Duluth Public Library bustling in tough economy
Tom Kohler uses the Duluth Public Library's computers every week to look for work. Without Internet access at home, the unemployed 25-year-old Duluth man relies on the free service at the library to check online job listings. "This is the only pl...
Tom Kohler uses the Duluth Public Library's computers every week to look for work.
Without Internet access at home, the unemployed 25-year-old Duluth man relies on the free service at the library to check online job listings.
"This is the only place except the government [services] center where I can use a computer," Kohler said as he navigated the Internet on a recent afternoon.
He's not alone.
As Kohler checked online job listings, Keith Harding of Duluth was doing the same thing a few computers away. He has been looking for a full-time job since moving to Duluth nine months ago with his wife.
With jobs hard to find, he said, "We just can't afford Internet right now."
Like other libraries across the country, the Duluth Public Library has seen a jump in usage during the economic recession.
The increased usage is evident in the main library's computer lab, where all 13 Internet computers generally are in use and an automated sign-up system recently was added to manage the demand.
The Duluth library computer users either have canceled their home Internet service to save money, or they never had it to begin with. More than ever, they're using the library's free Internet access to help with their job hunts.
"Our computers are busy from the moment we open through the day," said Nancy Eaton in library community services.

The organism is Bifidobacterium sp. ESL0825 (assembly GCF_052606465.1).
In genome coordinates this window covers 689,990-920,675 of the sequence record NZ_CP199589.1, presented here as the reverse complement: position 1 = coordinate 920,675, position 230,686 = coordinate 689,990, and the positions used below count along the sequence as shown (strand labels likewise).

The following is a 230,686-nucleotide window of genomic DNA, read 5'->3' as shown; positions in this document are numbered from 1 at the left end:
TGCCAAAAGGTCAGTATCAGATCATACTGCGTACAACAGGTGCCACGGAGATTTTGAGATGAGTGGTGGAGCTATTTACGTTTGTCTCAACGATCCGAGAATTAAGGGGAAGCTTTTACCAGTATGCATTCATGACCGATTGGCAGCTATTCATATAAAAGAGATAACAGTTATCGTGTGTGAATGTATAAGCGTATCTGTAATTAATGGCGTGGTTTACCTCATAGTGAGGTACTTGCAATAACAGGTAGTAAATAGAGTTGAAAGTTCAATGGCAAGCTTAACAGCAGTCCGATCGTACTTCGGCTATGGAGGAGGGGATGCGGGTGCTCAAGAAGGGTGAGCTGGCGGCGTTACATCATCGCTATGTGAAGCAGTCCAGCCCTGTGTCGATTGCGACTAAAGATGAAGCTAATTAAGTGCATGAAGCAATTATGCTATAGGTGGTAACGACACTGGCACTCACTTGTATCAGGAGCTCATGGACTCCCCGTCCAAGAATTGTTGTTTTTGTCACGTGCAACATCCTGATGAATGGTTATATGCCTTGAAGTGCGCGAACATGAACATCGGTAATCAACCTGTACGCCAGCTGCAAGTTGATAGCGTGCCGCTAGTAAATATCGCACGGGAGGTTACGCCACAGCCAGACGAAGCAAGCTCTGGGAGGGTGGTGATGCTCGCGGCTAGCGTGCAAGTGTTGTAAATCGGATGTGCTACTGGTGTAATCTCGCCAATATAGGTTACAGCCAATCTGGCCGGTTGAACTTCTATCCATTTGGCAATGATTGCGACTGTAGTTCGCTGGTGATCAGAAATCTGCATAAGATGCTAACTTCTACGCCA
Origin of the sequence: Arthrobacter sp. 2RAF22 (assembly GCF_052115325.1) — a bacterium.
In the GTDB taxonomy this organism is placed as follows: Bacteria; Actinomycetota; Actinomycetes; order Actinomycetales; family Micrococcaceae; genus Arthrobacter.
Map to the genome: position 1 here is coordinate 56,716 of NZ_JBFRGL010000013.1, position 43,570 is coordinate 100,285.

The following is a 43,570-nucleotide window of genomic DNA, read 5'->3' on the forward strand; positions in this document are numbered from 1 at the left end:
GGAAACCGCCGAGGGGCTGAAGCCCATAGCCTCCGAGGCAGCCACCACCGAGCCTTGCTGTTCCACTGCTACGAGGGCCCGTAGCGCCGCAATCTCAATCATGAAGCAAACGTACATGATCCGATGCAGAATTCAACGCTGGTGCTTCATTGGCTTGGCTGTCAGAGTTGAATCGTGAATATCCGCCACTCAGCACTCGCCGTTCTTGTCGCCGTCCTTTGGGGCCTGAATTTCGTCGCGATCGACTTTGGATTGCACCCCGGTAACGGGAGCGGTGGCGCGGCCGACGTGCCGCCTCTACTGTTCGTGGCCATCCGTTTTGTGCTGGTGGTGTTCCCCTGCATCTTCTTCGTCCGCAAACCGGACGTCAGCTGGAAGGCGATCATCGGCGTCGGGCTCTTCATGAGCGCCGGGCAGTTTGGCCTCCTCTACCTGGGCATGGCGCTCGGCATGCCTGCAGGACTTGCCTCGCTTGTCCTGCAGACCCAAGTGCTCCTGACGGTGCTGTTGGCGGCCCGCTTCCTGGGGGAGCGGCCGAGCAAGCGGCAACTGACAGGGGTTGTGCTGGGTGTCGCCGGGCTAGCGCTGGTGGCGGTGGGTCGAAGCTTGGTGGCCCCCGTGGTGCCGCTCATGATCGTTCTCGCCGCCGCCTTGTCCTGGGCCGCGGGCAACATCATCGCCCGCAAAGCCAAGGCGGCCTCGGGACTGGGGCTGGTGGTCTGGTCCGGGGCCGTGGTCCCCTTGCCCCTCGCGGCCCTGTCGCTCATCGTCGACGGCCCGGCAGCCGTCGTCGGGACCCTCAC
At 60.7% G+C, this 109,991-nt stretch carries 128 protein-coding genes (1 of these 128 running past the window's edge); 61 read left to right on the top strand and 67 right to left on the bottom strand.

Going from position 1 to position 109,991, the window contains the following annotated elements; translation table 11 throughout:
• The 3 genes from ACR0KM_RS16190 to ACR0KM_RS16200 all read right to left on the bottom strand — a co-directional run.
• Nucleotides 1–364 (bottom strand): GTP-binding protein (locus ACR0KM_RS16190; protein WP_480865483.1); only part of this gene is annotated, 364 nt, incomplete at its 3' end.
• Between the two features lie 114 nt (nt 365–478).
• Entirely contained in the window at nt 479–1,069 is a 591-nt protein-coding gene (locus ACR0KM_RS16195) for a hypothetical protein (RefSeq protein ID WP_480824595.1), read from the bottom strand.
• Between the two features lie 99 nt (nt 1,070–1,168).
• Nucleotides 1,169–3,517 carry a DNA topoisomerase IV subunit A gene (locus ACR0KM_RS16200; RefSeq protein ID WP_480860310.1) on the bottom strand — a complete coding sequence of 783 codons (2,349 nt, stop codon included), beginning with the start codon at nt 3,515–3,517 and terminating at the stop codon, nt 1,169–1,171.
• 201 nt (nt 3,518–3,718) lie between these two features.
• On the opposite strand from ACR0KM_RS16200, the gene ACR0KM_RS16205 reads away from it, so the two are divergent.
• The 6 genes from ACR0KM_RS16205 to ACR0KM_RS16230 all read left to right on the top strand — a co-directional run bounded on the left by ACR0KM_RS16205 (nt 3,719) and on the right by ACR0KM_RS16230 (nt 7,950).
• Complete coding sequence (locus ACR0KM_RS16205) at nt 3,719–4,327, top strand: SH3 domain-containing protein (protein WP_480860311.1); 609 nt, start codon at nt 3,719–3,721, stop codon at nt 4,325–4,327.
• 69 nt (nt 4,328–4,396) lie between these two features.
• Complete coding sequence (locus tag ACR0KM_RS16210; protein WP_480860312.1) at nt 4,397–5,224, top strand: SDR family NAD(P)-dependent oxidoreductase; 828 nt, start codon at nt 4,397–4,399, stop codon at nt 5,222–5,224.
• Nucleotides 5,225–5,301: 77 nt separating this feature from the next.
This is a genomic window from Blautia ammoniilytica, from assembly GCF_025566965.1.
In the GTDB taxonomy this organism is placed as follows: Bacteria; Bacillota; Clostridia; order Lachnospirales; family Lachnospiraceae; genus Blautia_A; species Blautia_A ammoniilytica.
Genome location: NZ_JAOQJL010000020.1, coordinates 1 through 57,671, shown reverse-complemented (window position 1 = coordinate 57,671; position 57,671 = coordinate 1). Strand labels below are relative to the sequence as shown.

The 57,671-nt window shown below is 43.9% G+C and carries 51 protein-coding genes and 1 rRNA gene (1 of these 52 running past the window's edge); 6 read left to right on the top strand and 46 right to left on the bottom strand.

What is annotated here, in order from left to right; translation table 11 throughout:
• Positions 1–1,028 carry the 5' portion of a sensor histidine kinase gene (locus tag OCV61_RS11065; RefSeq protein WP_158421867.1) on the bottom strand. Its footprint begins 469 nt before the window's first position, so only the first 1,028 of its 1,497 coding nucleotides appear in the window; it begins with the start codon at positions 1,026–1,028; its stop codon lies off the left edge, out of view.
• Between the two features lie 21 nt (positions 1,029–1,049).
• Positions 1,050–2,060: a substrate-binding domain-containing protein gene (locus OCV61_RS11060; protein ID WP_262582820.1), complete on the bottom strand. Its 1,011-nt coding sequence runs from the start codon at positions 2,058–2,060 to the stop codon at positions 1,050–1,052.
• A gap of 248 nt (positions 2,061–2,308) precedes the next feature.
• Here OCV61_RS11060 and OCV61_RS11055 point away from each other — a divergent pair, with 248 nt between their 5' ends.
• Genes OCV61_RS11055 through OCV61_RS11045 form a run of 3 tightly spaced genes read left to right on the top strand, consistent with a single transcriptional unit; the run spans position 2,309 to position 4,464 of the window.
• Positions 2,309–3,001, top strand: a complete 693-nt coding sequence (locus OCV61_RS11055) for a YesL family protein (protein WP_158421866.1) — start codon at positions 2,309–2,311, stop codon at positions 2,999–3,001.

"We have our regulars every day," librarian Steve Adams noted. "But we continue to get fresh faces, asking how to sign up, how it works."
Twenty-year-old Rebecca Swenson of Duluth is a regular, using the library's computers at least twice a week to keep in touch with out-of-state friends, investigate colleges and do homework. She works two days a week and can't afford her own computer.
"I just think it's really great," Swenson said of the library's free Internet access. "The only negative is the library is open too few hours."
Not just computers
Library patrons are doing more than keeping the computer lab filled all day. They're checking out more books, DVDs and CDs instead of buying them. They're using the library's free children's activities and other programs for entertainment.
Despite reduced library hours since September to save the city money, and a spring renovation project that restricted library use for two months, the number of items checked out per hour increased, though the number of cardholders did not. In 2008, 171 items per hour were checked out, compared to 160 in 2007 at the main library downtown and the two neighborhood branch libraries, according to Eaton.
In Superior, more people are coming in to the public library, getting library cards and using the 11 Internet-access computers. The number of items checked out in December was about 25 percent greater than in December 2007 according to library director Janet Jennings.
"It seems like a bustling place all the time we're open and not everybody checks things out," she said. "They use it for a lot of things not reflected in our statistics. They come to read the newspaper, to read magazines, get tax forms and get tax help."
Usage up; budgets down
"Library use is surging all across the country; it's a national trend," said Karen Muller of the American Library Association. Nationwide, the number of checked-out items and library visits have increased more than 10 percent since the last economic slowdown, in 2001. And reports show library use in some communities is up 15 percent over 2007, she said.
"I feel really strongly that during economic downtimes, libraries become even more valuable to the community," Adams said.
Ironically, just as library usage is booming, cities like Duluth have cut back with reduced hours or even closures.
"Unfortunately what's happened is municipal budgets are shrinking, and libraries are facing cuts, even though they're incredibly valuable to the community," Muller said.